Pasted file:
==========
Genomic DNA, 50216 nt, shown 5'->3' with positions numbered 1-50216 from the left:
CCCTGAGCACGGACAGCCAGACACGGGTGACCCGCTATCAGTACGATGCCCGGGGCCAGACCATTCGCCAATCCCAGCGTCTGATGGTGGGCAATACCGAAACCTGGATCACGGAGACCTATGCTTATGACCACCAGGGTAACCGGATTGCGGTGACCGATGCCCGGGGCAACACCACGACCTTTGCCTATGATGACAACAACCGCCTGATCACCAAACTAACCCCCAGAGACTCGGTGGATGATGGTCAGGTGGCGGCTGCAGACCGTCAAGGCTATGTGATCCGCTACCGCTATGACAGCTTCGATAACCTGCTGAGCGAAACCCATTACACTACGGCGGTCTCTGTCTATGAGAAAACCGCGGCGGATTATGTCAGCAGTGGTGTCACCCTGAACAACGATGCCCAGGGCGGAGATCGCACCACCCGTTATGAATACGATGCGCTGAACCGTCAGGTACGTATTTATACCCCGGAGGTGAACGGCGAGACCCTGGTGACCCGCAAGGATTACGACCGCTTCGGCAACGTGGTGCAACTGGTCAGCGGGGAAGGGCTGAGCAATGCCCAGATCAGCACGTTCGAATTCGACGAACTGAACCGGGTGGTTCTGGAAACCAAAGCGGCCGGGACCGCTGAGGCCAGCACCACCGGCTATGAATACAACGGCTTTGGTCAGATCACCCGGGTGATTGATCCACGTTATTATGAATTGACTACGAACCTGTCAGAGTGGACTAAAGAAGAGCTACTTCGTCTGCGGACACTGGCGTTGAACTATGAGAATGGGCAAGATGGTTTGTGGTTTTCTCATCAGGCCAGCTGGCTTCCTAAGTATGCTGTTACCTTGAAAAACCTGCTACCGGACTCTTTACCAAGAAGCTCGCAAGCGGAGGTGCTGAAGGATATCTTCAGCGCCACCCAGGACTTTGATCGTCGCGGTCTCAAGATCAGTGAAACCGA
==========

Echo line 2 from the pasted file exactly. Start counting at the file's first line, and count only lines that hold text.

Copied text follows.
CCCTGAGCACGGACAGCCAGACACGGGTGACCCGCTATCAGTACGATGCCCGGGGCCAGACCATTCGCCAATCCCAGCGTCTGATGGTGGGCAATACCGAAACCTGGATCACGGAGACCTATGCTTATGACCACCAGGGTAACCGGATTGCGGTGACCGATGCCCGGGGCAACACCACGACCTTTGCCTATGATGACAACAACCGCCTGATCACCAAACTAACCCCCAGAGACTCGGTGGATGATGGTCAGGTGGCGGCTGCAGACCGTCAAGGCTATGTGATCCGCTACCGCTATGACAGCTTCGATAACCTGCTGAGCGAAACCCATTACACTACGGCGGTCTCTGTCTATGAGAAAACCGCGGCGGATTATGTCAGCAGTGGTGTCACCCTGAACAACGATGCCCAGGGCGGAGATCGCACCACCCGTTATGAATACGATGCGCTGAACCGTCAGGTACGTATTTATACCCCGGAGGTGAACGGCGAGACCCTGGTGACCCGCAAGGATTACGACCGCTTCGGCAACGTGGTGCAACTGGTCAGCGGGGAAGGGCTGAGCAATGCCCAGATCAGCACGTTCGAATTCGACGAACTGAACCGGGTGGTTCTGGAAACCAAAGCGGCCGGGACCGCTGAGGCCAGCACCACCGGCTATGAATACAACGGCTTTGGTCAGATCACCCGGGTGATTGATCCACGTTATTATGAATTGACTACGAACCTGTCAGAGTGGACTAAAGAAGAGCTACTTCGTCTGCGGACACTGGCGTTGAACTATGAGAATGGGCAAGATGGTTTGTGGTTTTCTCATCAGGCCAGCTGGCTTCCTAAGTATGCTGTTACCTTGAAAAACCTGCTACCGGACTCTTTACCAAGAAGCTCGCAAGCGGAGGTGCTGAAGGATATCTTCAGCGCCACCCAGGACTTTGATCGTCGCGGTCTCAAGATCAGTGAAACCGA